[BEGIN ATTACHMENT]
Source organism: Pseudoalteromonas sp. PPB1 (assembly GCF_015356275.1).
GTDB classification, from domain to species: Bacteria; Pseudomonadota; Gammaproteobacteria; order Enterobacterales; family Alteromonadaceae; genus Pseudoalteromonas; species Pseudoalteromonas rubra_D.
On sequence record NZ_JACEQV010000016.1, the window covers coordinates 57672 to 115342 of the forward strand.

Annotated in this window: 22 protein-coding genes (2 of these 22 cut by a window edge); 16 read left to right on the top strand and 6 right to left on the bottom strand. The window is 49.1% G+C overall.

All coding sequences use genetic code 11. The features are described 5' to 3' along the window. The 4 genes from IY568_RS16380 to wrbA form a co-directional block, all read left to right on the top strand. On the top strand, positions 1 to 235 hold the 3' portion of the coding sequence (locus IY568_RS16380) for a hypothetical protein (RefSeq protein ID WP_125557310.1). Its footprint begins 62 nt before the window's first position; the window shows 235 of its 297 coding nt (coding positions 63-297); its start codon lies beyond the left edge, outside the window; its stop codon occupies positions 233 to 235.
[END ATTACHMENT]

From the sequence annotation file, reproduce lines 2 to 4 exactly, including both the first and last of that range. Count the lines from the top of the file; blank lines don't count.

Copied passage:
GTDB classification, from domain to species: Bacteria; Pseudomonadota; Gammaproteobacteria; order Enterobacterales; family Alteromonadaceae; genus Pseudoalteromonas; species Pseudoalteromonas rubra_D.
On sequence record NZ_JACEQV010000016.1, the window covers coordinates 57672 to 115342 of the forward strand.

Annotated in this window: 22 protein-coding genes (2 of these 22 cut by a window edge); 16 read left to right on the top strand and 6 right to left on the bottom strand. The window is 49.1% G+C overall.